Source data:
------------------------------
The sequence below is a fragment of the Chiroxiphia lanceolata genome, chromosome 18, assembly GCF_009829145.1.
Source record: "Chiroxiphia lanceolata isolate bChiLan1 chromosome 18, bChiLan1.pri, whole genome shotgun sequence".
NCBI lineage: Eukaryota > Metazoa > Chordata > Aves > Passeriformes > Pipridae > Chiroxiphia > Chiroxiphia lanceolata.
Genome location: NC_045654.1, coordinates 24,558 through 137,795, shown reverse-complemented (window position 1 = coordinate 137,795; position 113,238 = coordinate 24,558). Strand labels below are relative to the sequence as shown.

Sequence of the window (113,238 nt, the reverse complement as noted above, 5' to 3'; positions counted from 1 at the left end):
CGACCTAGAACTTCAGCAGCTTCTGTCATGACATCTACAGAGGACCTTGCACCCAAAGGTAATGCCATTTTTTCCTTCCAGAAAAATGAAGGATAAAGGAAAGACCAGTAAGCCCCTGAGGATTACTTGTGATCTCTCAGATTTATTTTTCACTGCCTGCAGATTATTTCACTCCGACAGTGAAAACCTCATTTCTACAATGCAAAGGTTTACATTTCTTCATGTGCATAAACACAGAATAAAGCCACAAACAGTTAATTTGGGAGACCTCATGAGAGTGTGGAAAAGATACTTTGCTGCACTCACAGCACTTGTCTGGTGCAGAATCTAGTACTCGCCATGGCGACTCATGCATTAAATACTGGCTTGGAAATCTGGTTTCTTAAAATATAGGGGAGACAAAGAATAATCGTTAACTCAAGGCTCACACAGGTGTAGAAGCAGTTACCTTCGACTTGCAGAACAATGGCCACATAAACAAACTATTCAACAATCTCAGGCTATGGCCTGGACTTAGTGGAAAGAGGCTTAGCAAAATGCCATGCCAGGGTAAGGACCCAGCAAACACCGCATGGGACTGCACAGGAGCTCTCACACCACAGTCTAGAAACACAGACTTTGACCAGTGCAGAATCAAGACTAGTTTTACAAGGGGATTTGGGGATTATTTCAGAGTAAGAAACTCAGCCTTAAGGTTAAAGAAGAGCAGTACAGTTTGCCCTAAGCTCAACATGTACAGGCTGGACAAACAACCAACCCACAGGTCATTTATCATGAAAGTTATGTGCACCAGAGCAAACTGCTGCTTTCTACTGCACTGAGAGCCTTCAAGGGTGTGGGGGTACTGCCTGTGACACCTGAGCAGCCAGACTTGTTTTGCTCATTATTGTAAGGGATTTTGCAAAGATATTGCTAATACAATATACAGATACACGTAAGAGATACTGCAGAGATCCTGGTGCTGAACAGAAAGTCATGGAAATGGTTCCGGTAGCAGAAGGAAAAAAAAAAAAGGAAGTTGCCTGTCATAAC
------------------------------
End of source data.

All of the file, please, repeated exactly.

The sequence below is a fragment of the Chiroxiphia lanceolata genome, chromosome 18, assembly GCF_009829145.1.
Source record: "Chiroxiphia lanceolata isolate bChiLan1 chromosome 18, bChiLan1.pri, whole genome shotgun sequence".
NCBI lineage: Eukaryota > Metazoa > Chordata > Aves > Passeriformes > Pipridae > Chiroxiphia > Chiroxiphia lanceolata.
Genome location: NC_045654.1, coordinates 24,558 through 137,795, shown reverse-complemented (window position 1 = coordinate 137,795; position 113,238 = coordinate 24,558). Strand labels below are relative to the sequence as shown.

Sequence of the window (113,238 nt, the reverse complement as noted above, 5' to 3'; positions counted from 1 at the left end):
CGACCTAGAACTTCAGCAGCTTCTGTCATGACATCTACAGAGGACCTTGCACCCAAAGGTAATGCCATTTTTTCCTTCCAGAAAAATGAAGGATAAAGGAAAGACCAGTAAGCCCCTGAGGATTACTTGTGATCTCTCAGATTTATTTTTCACTGCCTGCAGATTATTTCACTCCGACAGTGAAAACCTCATTTCTACAATGCAAAGGTTTACATTTCTTCATGTGCATAAACACAGAATAAAGCCACAAACAGTTAATTTGGGAGACCTCATGAGAGTGTGGAAAAGATACTTTGCTGCACTCACAGCACTTGTCTGGTGCAGAATCTAGTACTCGCCATGGCGACTCATGCATTAAATACTGGCTTGGAAATCTGGTTTCTTAAAATATAGGGGAGACAAAGAATAATCGTTAACTCAAGGCTCACACAGGTGTAGAAGCAGTTACCTTCGACTTGCAGAACAATGGCCACATAAACAAACTATTCAACAATCTCAGGCTATGGCCTGGACTTAGTGGAAAGAGGCTTAGCAAAATGCCATGCCAGGGTAAGGACCCAGCAAACACCGCATGGGACTGCACAGGAGCTCTCACACCACAGTCTAGAAACACAGACTTTGACCAGTGCAGAATCAAGACTAGTTTTACAAGGGGATTTGGGGATTATTTCAGAGTAAGAAACTCAGCCTTAAGGTTAAAGAAGAGCAGTACAGTTTGCCCTAAGCTCAACATGTACAGGCTGGACAAACAACCAACCCACAGGTCATTTATCATGAAAGTTATGTGCACCAGAGCAAACTGCTGCTTTCTACTGCACTGAGAGCCTTCAAGGGTGTGGGGGTACTGCCTGTGACACCTGAGCAGCCAGACTTGTTTTGCTCATTATTGTAAGGGATTTTGCAAAGATATTGCTAATACAATATACAGATACACGTAAGAGATACTGCAGAGATCCTGGTGCTGAACAGAAAGTCATGGAAATGGTTCCGGTAGCAGAAGGAAAAAAAAAAAAGGAAGTTGCCTGTCATAAC